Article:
Not any more

Will Britain beat Canada out of Afghanistan? – The Globe and Mail

In Canada on September 6, 2010 at 14:35

Deputy Prime Minister Nick Clegg speak to British troops on August 31, 2010 in Helmand Province, Afghanistan.

Monday, September 6, 2010 12:28 PM

Will Britain beat Canada out of Afghanistan?

Norman Spector

In the UK, where MPs appear to be on vacation—oops, “at work in their constituencies”—a tad less than in our country, the Mother of Parliaments is back in session today. After having risen for its annual summer recess on July 27th (of 2010, to be clear).

That’s just one difference in our two systems–notwithstanding the 1867 provision declaring our constitution to be similar in principle to theirs. A minor one, to be sure–compared to Pierre Trudeau’s Charter of Rights and Freedoms, which significantly expanded the role of the judiciary at the expense of Parliament. And certainly a minor difference relative to the Harper government’s decision to give MPs a vote on the deployment of troops to Afghanistan, at the expense of Crown prerogative.

When they reconvene this week, British MPs will debate whether to hold a referendum to ditch our shared “first-past-the-post” voting system and reduce the number of MPs from 650 to 600 (a number that is not constrained by their constitution). Remarkably, they will also get their first opportunity to vote on the Afghanistan war–after nine years during which 332 British troops have died and 1,500 have been wounded in action.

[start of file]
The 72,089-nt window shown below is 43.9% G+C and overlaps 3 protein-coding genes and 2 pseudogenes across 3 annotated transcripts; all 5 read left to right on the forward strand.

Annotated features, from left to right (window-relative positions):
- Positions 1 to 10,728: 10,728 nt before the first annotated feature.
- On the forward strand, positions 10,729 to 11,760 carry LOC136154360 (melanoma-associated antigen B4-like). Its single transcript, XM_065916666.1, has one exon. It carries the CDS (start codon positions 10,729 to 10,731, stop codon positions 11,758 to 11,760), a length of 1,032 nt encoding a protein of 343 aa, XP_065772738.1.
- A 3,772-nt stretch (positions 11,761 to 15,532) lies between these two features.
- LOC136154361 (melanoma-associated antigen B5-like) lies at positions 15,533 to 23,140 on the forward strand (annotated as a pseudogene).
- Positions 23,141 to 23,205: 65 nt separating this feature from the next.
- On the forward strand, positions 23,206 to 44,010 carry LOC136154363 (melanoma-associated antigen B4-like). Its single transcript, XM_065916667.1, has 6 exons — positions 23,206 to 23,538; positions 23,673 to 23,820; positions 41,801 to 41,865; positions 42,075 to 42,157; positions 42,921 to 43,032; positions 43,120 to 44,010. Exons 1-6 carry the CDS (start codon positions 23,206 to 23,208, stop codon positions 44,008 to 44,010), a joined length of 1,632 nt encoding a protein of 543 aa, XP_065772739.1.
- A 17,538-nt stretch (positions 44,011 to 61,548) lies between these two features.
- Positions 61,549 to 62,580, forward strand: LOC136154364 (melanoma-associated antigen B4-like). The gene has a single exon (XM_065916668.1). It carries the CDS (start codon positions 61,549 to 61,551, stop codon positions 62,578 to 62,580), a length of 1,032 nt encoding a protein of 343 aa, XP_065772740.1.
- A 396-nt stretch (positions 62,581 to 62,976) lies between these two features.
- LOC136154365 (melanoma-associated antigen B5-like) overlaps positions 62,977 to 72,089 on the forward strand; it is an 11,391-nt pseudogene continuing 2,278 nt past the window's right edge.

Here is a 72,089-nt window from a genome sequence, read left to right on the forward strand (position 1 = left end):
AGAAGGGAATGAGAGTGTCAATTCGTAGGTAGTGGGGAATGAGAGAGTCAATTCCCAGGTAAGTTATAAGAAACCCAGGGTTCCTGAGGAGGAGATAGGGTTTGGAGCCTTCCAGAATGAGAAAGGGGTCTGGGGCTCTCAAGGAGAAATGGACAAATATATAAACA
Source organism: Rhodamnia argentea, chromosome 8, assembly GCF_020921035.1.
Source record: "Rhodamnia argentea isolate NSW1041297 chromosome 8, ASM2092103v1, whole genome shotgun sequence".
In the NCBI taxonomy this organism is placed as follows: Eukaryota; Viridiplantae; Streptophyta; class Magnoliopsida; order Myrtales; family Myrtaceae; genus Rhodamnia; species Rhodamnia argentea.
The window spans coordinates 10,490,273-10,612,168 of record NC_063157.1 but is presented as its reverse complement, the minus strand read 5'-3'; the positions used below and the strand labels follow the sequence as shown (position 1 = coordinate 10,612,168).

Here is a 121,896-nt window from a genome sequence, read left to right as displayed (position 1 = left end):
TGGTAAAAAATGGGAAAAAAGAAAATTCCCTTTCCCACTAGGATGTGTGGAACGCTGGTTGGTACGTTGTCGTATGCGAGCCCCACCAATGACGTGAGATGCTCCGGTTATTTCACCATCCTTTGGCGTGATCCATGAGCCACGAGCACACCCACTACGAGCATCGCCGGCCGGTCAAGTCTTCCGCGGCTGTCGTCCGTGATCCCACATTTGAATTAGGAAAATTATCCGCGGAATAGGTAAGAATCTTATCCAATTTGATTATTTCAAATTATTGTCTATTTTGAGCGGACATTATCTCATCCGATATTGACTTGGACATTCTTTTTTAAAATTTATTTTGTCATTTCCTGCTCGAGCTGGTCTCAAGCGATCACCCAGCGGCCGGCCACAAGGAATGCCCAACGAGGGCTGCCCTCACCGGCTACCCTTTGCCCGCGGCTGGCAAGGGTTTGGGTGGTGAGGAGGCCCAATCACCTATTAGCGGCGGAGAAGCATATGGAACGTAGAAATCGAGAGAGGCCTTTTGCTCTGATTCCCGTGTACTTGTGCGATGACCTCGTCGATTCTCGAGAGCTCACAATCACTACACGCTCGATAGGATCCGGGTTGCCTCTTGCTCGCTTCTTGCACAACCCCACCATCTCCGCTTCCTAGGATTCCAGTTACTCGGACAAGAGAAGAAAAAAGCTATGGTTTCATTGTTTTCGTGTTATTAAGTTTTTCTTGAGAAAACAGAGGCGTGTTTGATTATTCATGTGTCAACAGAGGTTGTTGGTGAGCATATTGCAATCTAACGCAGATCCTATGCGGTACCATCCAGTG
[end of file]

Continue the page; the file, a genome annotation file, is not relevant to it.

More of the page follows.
The debate comes on the heels of a new book by the former head of the Army serialized in the Sunday Telegraph yesterday. In “Leading from the Front,” General Sir Richard Dannatt calls Gordon Brown a “malign” influence for not having funded the Labour government’s military commitments. And he writes that Tony Blair lacked the “moral courage” to confront his former Chancellor on the issue. Ouch.

The motion that British MPs will debate toward the end of the week reads: “That this House supports the continued deployment of UK armed forces in Afghanistan.” In contrast, the motion approved by Canadian MPs read: “it is the opinion of this House that Canada should continue a military presence in Kandahar beyond February 2009, to July 2011…”

A couple of weeks ago, the Globe and Mail—which, in its editorials if not on its news pages, has consistently supported Canadian participation in the Afghanistan war–opined:

“The 2008 parliamentary motion…states, ‘Canada will end its presence in Kandahar as of July, 2011.’ But it does not mandate an end to Canada’s military commitment.” True enough. However, in the absence of another House of Commons vote, there will be no parliamentary authorization for Canadian troops being in Afghanistan beyond next year.

Allied pressures on the Conservative government to stay the course—notwithstanding public opinion–will increase in the lead-up to November’s Nato meeting; those pressures will be amplified by the official opposition–and by Harper-haters of various stripes, including in the media–who’ve never shown any strong commitment to Afghanistan but are always alive to political opportunity. With the war in that country going poorly and the Dutch also headed to the exits–and with a manifestly-ambivalent President Obama having committed to some sort of draw-down of US troops in 2011–don’t be surprised if MPs at Westminster quickly turn their attention this week to the withdrawal schedule for British troops, now slated to take place “by 2015 at the latest.”

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